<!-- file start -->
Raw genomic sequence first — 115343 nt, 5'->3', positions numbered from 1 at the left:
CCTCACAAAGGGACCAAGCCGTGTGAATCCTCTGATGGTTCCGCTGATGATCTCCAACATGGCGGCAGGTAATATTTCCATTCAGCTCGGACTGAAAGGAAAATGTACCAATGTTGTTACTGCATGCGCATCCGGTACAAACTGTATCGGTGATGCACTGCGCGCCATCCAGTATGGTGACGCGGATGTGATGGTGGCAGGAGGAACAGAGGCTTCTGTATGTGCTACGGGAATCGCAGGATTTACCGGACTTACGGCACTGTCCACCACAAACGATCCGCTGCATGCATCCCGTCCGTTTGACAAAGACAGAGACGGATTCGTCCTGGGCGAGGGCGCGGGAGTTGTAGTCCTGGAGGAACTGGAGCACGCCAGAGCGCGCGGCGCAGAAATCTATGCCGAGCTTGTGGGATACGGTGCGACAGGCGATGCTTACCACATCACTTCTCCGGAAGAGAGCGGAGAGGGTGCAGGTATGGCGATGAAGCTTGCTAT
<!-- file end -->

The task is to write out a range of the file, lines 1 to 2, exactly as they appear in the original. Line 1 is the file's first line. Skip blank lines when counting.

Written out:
Raw genomic sequence first — 115343 nt, 5'->3', positions numbered from 1 at the left:
CCTCACAAAGGGACCAAGCCGTGTGAATCCTCTGATGGTTCCGCTGATGATCTCCAACATGGCGGCAGGTAATATTTCCATTCAGCTCGGACTGAAAGGAAAATGTACCAATGTTGTTACTGCATGCGCATCCGGTACAAACTGTATCGGTGATGCACTGCGCGCCATCCAGTATGGTGACGCGGATGTGATGGTGGCAGGAGGAACAGAGGCTTCTGTATGTGCTACGGGAATCGCAGGATTTACCGGACTTACGGCACTGTCCACCACAAACGATCCGCTGCATGCATCCCGTCCGTTTGACAAAGACAGAGACGGATTCGTCCTGGGCGAGGGCGCGGGAGTTGTAGTCCTGGAGGAACTGGAGCACGCCAGAGCGCGCGGCGCAGAAATCTATGCCGAGCTTGTGGGATACGGTGCGACAGGCGATGCTTACCACATCACTTCTCCGGAAGAGAGCGGAGAGGGTGCAGGTATGGCGATGAAGCTTGCTAT